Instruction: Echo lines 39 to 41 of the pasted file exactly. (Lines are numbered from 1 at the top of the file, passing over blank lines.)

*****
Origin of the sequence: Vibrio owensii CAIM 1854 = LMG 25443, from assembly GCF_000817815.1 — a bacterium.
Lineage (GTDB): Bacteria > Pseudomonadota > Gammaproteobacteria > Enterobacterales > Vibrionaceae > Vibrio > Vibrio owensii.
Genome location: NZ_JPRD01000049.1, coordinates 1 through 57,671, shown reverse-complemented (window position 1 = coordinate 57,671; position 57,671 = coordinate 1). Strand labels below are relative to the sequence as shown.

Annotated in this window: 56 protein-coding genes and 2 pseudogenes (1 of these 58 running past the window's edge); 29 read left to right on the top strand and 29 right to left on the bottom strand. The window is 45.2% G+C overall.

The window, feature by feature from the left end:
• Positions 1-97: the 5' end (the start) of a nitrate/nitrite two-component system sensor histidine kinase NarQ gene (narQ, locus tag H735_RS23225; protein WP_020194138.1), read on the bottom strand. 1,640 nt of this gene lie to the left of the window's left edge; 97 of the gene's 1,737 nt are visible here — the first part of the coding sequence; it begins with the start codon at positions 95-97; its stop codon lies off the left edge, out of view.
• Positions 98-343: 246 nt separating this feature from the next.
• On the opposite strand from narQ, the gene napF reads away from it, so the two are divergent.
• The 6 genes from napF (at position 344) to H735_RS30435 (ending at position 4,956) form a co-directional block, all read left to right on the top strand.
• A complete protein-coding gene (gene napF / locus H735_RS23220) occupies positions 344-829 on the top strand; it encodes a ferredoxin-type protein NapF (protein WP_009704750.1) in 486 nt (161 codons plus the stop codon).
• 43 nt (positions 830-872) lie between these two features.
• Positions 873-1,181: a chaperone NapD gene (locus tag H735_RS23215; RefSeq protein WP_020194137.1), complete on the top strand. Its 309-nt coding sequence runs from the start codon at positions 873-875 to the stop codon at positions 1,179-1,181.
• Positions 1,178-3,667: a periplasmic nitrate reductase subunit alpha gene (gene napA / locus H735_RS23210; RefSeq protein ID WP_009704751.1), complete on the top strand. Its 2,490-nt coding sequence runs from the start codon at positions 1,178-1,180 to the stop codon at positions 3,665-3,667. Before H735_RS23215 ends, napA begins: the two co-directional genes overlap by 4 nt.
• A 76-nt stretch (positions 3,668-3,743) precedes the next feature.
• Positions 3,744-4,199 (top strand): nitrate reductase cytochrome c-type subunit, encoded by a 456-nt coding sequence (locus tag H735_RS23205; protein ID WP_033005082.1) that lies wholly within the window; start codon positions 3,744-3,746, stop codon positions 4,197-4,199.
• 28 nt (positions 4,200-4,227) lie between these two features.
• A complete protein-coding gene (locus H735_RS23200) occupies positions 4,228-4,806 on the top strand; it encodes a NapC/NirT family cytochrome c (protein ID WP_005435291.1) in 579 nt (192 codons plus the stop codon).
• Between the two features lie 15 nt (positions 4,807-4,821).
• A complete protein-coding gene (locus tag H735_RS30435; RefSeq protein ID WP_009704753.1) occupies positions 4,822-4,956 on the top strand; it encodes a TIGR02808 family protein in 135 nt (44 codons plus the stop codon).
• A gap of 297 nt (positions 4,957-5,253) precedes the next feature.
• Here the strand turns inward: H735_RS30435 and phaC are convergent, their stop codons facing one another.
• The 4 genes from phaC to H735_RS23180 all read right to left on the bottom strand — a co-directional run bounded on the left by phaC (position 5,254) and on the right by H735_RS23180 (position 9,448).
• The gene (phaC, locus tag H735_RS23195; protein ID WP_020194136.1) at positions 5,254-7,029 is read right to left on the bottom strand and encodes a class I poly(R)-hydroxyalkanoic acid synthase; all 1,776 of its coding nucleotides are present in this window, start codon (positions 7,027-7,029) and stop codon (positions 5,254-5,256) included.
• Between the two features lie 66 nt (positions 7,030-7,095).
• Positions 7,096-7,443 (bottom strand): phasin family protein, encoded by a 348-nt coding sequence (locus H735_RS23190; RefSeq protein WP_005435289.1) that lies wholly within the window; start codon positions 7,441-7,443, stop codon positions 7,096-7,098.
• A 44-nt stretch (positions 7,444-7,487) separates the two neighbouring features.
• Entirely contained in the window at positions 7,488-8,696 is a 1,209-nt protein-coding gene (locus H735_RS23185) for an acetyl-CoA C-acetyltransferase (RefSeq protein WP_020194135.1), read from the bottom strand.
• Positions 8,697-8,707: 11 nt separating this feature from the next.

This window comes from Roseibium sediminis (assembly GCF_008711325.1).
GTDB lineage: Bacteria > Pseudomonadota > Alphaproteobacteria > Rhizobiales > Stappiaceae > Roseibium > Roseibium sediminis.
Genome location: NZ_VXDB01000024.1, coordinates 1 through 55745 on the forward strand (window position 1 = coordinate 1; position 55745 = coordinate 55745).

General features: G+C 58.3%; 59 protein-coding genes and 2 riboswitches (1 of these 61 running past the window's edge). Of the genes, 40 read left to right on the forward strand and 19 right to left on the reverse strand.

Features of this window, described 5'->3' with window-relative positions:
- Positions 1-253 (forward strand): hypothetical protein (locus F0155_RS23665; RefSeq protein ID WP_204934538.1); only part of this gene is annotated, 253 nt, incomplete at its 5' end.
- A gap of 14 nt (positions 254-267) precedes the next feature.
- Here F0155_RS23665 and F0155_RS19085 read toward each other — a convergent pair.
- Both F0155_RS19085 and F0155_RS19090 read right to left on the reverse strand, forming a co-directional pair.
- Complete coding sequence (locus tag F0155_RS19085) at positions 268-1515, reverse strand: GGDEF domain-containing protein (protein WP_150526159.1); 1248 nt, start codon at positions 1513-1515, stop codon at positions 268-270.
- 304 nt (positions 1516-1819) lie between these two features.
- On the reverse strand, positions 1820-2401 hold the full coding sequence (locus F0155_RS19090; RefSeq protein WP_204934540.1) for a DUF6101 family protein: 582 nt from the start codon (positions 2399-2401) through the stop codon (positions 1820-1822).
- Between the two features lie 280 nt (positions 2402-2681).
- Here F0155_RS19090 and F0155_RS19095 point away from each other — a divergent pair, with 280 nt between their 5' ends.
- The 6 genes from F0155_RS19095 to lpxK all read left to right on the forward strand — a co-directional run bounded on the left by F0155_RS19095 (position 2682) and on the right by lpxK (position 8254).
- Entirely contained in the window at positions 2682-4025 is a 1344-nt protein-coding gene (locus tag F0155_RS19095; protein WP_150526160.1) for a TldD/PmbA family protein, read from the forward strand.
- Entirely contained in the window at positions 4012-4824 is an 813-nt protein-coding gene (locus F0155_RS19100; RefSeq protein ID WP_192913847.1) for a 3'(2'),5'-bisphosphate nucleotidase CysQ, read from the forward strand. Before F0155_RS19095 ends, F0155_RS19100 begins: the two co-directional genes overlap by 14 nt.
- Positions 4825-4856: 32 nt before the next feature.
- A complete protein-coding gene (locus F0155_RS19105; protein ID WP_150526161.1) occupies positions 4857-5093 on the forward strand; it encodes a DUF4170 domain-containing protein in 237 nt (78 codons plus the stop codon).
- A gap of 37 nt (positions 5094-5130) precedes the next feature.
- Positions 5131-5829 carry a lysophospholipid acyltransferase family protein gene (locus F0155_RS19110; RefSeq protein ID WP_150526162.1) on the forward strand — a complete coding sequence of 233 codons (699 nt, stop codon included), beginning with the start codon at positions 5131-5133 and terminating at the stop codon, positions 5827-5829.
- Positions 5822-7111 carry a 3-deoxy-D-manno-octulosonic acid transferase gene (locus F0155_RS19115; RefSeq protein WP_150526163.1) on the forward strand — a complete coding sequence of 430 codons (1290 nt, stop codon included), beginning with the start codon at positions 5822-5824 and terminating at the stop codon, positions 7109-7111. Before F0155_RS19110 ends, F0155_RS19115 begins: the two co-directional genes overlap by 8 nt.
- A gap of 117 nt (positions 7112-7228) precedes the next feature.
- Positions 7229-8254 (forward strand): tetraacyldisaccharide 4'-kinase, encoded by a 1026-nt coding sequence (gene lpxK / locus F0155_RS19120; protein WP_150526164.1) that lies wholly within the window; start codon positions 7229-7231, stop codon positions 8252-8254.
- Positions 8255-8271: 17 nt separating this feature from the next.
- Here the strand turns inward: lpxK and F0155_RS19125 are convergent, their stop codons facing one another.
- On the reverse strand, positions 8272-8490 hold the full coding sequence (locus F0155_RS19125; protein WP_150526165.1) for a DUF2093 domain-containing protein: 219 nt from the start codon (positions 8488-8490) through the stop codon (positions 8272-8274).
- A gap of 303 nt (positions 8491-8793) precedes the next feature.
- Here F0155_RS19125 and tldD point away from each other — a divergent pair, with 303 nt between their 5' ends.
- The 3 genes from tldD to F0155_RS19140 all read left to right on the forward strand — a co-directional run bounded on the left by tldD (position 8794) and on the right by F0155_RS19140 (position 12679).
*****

- 304 nt (positions 1516-1819) lie between these two features.
- On the reverse strand, positions 1820-2401 hold the full coding sequence (locus F0155_RS19090; RefSeq protein WP_204934540.1) for a DUF6101 family protein: 582 nt from the start codon (positions 2399-2401) through the stop codon (positions 1820-1822).
- Between the two features lie 280 nt (positions 2402-2681).